Assistive Tech Doesn't Have to be High Tech - Freethink
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Assistive Tech Doesn’t Have to be High Tech

“I hate to be fed.”

Ryan Hines and I are discussing the ignominy of being unable to feed oneself, an experience I know nothing about, but one Ryan—who was born with a congenital disorder that left him with short, largely immobile arms—knows all too well.

“I can’t stand for someone to feed me,” he tells me again.

And this is why he created the Bear Paw: So that people with disabilities like his—called arthrogryposis—can feed themselves.

As far as assistive technologies go, the Bear Paw is simple. Three suction cups root the base to a table. On top of that base is a small rod, and on top of that rod is a magnet. A person who can’t use their arms, but can use their torso, neck, and mouth, then clenches a spoon between their lips, dips it into a bowl of food, places the spoon on top of the Bear Paw. Then they simply spin it around, and take a bite.

Like this:

The person in that video is Ryan, 29. When I first saw the Bear Paw, using it looked labor intensive. But then Ryan tells me about the alternatives.

“Starting in preschool, I had this feeding tray,” he says. “I used it for 20 years. It worked, but it was big and bulky, and it wasn’t good for everything. I had to avoid soups and cereal, or be fed.” Basically, the tray was put up close towards his face, and he’d just dip his head downward and eat off it. Not exactly an elegant solution to immobile upper extremities. Then we talked about the high-tech assistive devices for people with reduced arm functionality. Like the Obi, a button-activated robotic device with a feeding arm. It’s incredible technology. But for someone on a fixed income—as many people with severe upper body disabilities are—it’s incredibly expensive: $4,500.

Assistive tech is improving in leaps and bounds, thanks in large part to robotics. But most of them are still out of reach for people like Ryan.

Assistive tech is improving in leaps and bounds, thanks in large part to robotics. But most of them are still out of reach for people like Ryan.

“The Obi is far easier to use than what I made, but at the same time, it costs $4,500. People are on disability or fixed income, and insurance companies won’t pay for it, because it’s not a necessity.”

When Ryan looked at the options for feeding himself—having someone else do it, using a crude, decades-old tray model, or finding $4,500 for something high-tech—he decided to just do what so many other people have been empowered to do in the internet age: Make something himself.

“I just had this idea that popped into my head: I can put food on a spoon myself. What if I then put it on a swivel mechanism and spun it around? That would be so easy.”

“I just had this idea that popped into my head: I can put food on a spoon myself. What if I then put it on a swivel mechanism and spun it around? That would be so easy.”

Easy, in part, because Ryan has an associates degree in computer assisted design (CAD).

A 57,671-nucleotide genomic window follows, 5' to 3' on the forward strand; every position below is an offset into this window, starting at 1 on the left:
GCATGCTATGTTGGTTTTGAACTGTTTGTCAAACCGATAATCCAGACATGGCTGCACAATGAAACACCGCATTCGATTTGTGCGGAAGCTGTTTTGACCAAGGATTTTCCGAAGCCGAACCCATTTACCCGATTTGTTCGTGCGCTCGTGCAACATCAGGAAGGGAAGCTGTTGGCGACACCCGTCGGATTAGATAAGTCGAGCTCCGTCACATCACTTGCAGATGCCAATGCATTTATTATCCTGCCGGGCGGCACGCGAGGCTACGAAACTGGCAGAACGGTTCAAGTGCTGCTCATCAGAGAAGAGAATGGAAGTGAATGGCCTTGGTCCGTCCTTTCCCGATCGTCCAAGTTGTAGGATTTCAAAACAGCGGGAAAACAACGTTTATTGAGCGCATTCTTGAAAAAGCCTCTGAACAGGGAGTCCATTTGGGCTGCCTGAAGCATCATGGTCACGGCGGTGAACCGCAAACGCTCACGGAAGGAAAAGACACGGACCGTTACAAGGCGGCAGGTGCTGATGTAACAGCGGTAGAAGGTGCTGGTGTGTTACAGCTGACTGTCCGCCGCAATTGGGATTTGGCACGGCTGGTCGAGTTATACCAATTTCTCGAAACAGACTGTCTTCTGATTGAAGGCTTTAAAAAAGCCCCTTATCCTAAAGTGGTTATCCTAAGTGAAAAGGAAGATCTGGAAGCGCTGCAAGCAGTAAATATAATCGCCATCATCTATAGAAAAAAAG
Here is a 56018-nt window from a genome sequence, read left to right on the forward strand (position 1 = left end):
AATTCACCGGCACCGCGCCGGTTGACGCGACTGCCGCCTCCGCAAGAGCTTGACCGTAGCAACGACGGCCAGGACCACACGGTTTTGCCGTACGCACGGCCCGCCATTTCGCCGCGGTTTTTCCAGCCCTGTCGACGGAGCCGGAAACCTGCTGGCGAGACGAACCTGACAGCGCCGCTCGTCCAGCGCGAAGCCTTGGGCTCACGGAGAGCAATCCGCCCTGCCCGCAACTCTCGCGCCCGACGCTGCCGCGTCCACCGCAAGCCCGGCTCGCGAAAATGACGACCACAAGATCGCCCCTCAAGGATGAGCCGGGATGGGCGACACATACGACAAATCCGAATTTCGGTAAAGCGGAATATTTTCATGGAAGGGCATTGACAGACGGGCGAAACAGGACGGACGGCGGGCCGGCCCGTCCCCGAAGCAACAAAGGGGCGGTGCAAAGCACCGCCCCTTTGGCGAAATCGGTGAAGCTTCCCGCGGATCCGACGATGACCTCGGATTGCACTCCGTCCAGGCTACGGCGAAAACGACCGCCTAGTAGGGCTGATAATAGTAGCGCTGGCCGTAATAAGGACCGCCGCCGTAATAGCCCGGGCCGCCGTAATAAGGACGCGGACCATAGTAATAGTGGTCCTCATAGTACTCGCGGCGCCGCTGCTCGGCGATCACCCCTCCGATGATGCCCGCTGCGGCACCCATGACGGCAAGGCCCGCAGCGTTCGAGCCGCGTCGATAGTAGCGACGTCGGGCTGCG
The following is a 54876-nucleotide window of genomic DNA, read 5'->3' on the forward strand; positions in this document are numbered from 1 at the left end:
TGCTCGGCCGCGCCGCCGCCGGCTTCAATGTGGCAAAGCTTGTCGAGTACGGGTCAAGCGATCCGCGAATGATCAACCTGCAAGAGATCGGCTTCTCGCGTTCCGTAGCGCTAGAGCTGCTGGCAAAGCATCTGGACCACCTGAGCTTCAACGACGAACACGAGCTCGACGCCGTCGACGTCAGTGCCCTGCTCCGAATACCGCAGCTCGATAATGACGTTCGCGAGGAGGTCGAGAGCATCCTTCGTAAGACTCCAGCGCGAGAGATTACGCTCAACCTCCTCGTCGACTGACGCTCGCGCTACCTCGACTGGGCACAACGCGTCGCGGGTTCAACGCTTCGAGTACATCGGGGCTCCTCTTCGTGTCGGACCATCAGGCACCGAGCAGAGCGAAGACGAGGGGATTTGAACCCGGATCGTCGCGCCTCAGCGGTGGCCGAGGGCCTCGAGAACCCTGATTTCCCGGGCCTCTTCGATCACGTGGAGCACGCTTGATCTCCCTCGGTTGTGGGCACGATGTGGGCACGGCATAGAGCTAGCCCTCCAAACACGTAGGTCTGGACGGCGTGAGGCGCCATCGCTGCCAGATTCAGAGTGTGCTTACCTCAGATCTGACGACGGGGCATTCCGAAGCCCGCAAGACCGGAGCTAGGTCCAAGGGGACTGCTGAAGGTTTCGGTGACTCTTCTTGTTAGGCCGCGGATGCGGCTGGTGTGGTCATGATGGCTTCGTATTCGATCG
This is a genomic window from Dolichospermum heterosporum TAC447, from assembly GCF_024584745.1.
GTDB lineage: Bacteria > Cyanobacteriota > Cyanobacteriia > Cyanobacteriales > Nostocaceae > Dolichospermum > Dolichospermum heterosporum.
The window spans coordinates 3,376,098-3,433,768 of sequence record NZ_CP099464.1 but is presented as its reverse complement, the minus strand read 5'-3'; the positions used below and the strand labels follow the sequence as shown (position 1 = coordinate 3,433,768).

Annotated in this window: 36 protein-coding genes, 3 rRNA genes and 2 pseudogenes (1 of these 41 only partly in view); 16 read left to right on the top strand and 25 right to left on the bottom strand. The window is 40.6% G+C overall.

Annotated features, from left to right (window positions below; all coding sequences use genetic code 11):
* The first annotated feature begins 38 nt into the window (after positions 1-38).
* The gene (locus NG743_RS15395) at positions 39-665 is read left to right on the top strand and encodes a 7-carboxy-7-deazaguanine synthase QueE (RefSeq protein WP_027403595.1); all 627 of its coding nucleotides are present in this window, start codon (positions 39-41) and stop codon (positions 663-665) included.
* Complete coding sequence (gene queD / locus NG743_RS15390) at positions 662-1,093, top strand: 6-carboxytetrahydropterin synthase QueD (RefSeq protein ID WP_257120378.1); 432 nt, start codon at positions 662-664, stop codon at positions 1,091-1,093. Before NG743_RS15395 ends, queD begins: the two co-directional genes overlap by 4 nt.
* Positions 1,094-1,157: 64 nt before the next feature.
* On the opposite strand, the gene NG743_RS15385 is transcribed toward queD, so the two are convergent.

“I began drawing it and sketching it out, and I had a design within a couple of hours. With 3D printing really booming right now, I could take advantage of that and have a prototype built and sent to me.”

The first one, he says, was a bit wonky.

“It worked, but it wasn’t reliable. The swivel mechanism would swivel, but sometimes it would come off. I needed to fix that. It was trial and error. Standard stuff.”

After tightening up the design, he posted the above video demonstration in a disabilities forum, and offered to make a Bear Paw for anyone who was interested. The price? $149.99.

“It was really rewarding to see this little girl essentially being able to feed herself ice cream for the first time with something I had created.”

Ryan personally delivered his first Bear Paw shortly before his wedding this past May. “It was really rewarding to see this little girl essentially being able to feed herself ice cream for the first time with something I had created.” Another woman wanted to order the Bear Paw for her daughter, but was worried about her outgrowing it. So Ryan built in a telescoping function.

What’s great about Ryan’s invention is that it’s not so different from the Obi, or the robotic arm we profiled in this week’s episode, when you consider that 20 years ago, no one could foresee the high-end assistive technology starting to hit the market anymore than they could imagine someone with Ryan’s disability designing and manufacturing their own assistive technology for a fraction of the price.

“You can make pretty much anything you want, if you can design it in 3D on a computer. And you can do it inexpensively. It’s pretty amazing,”

“You can make pretty much anything you want, if you can design it in 3D on a computer. And you can do it inexpensively. It’s pretty amazing,” Ryan says. “I’m so fortunate that I have access to that technology, and the training to use it.”

And he’s going to keep making Bear Paw devices, as well as helping other folks with disabilities design their own pieces of tech.

“I think most people—developers and innovators—need to gear more toward simplicity and cost efficiency, and I also believe that the path to independence is through technology.”

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